Industry Keynote

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Is Cloud Computing the End of Security and Privacy As We Know It?

Eran Feigenbaum, Director of Security, Google Enterprise

Cloud computing is a technology that is transforming how many of us do business today. However, there is still much speculation around the security and privacy implications of applications in the cloud. With speculation comes fear, and with fear comes misinformation and myths. This keynote will address many of these myths and uncertainties about the apps in cloud. It will provide guidance for how businesses can evaluate cloud vendors from a security and privacy perspective and will offer a glimpse into how Google protects the data and the privacy of our users.

As the Director of Security for Google Enterprise, Eran defines and implements security strategy for Google's suite of solutions of Enterprise Products. Prior to joining Google in 2007, Eran was the US Chief Information Security Officer for PricewaterhouseCoopers(PwC). At PwC, he led a team responsible for all aspects of network, server, application, and desktop computer security, as well as security policies, architectures, standards and enforcement. Earlier, Eran spent several years designing and implementing high-performance cryptosystems for electronic commerce solutions for Fortune 1000 clients and government agencies. Eran holds a bachelor's degree in electrical and computer engineering from the University of California at Irvine, and an MBA from Pepperdine University. In his spare time, he enjoys performing magic and mentalism and was featured on the NBC television show Phenomenon.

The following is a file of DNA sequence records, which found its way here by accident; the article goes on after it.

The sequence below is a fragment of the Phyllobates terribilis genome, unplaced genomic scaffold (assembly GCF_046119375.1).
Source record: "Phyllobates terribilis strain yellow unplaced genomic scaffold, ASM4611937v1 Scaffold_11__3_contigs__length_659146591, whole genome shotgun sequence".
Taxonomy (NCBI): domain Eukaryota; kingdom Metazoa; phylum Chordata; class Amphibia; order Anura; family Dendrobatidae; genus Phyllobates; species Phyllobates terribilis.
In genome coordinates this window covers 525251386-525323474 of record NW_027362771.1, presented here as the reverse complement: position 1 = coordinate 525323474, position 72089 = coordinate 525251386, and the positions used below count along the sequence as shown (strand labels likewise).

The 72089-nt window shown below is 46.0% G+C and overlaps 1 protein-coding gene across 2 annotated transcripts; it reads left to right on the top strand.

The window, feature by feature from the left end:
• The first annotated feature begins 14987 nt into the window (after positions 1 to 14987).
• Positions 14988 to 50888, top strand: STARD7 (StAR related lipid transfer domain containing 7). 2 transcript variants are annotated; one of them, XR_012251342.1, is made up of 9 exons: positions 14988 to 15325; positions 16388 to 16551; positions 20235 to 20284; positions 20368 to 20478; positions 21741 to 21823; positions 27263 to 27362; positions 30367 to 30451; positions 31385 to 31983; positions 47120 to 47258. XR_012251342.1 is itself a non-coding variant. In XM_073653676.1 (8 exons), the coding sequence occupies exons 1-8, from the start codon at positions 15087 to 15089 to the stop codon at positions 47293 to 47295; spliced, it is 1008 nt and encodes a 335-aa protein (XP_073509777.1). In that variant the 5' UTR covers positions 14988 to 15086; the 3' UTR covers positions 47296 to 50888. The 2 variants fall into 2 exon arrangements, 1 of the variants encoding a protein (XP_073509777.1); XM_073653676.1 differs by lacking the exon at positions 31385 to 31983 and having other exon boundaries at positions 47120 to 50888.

Invited Essayist

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Trust Engineering — Rejecting the Tyranny of the Weakest Link

Susan Alexander, Director, Safe and Secure Operations, Intelligence Community Advanced Research Projects Activity (IARPA)